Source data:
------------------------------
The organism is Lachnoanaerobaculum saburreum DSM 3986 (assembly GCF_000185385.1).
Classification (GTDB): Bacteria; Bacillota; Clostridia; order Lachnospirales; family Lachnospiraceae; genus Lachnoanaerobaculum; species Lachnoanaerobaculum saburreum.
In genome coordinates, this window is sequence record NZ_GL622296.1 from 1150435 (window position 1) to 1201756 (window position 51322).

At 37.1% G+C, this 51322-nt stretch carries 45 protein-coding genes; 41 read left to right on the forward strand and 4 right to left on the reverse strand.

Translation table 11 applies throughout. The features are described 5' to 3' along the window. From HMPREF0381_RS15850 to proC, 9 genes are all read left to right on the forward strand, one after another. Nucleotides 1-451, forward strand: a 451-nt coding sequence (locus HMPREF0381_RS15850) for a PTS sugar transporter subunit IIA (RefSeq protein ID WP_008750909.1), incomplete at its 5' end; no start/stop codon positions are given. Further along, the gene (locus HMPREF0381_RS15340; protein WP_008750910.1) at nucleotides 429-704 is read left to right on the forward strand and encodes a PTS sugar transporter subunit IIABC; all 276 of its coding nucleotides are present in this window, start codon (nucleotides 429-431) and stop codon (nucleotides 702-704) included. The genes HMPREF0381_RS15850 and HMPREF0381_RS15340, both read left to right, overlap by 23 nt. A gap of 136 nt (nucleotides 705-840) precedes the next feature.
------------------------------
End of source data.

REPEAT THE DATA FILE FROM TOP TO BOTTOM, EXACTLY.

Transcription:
The organism is Lachnoanaerobaculum saburreum DSM 3986 (assembly GCF_000185385.1).
Classification (GTDB): Bacteria; Bacillota; Clostridia; order Lachnospirales; family Lachnospiraceae; genus Lachnoanaerobaculum; species Lachnoanaerobaculum saburreum.
In genome coordinates, this window is sequence record NZ_GL622296.1 from 1150435 (window position 1) to 1201756 (window position 51322).

At 37.1% G+C, this 51322-nt stretch carries 45 protein-coding genes; 41 read left to right on the forward strand and 4 right to left on the reverse strand.

Translation table 11 applies throughout. The features are described 5' to 3' along the window. From HMPREF0381_RS15850 to proC, 9 genes are all read left to right on the forward strand, one after another. Nucleotides 1-451, forward strand: a 451-nt coding sequence (locus HMPREF0381_RS15850) for a PTS sugar transporter subunit IIA (RefSeq protein ID WP_008750909.1), incomplete at its 5' end; no start/stop codon positions are given. Further along, the gene (locus HMPREF0381_RS15340; protein WP_008750910.1) at nucleotides 429-704 is read left to right on the forward strand and encodes a PTS sugar transporter subunit IIABC; all 276 of its coding nucleotides are present in this window, start codon (nucleotides 429-431) and stop codon (nucleotides 702-704) included. The genes HMPREF0381_RS15850 and HMPREF0381_RS15340, both read left to right, overlap by 23 nt. A gap of 136 nt (nucleotides 705-840) precedes the next feature.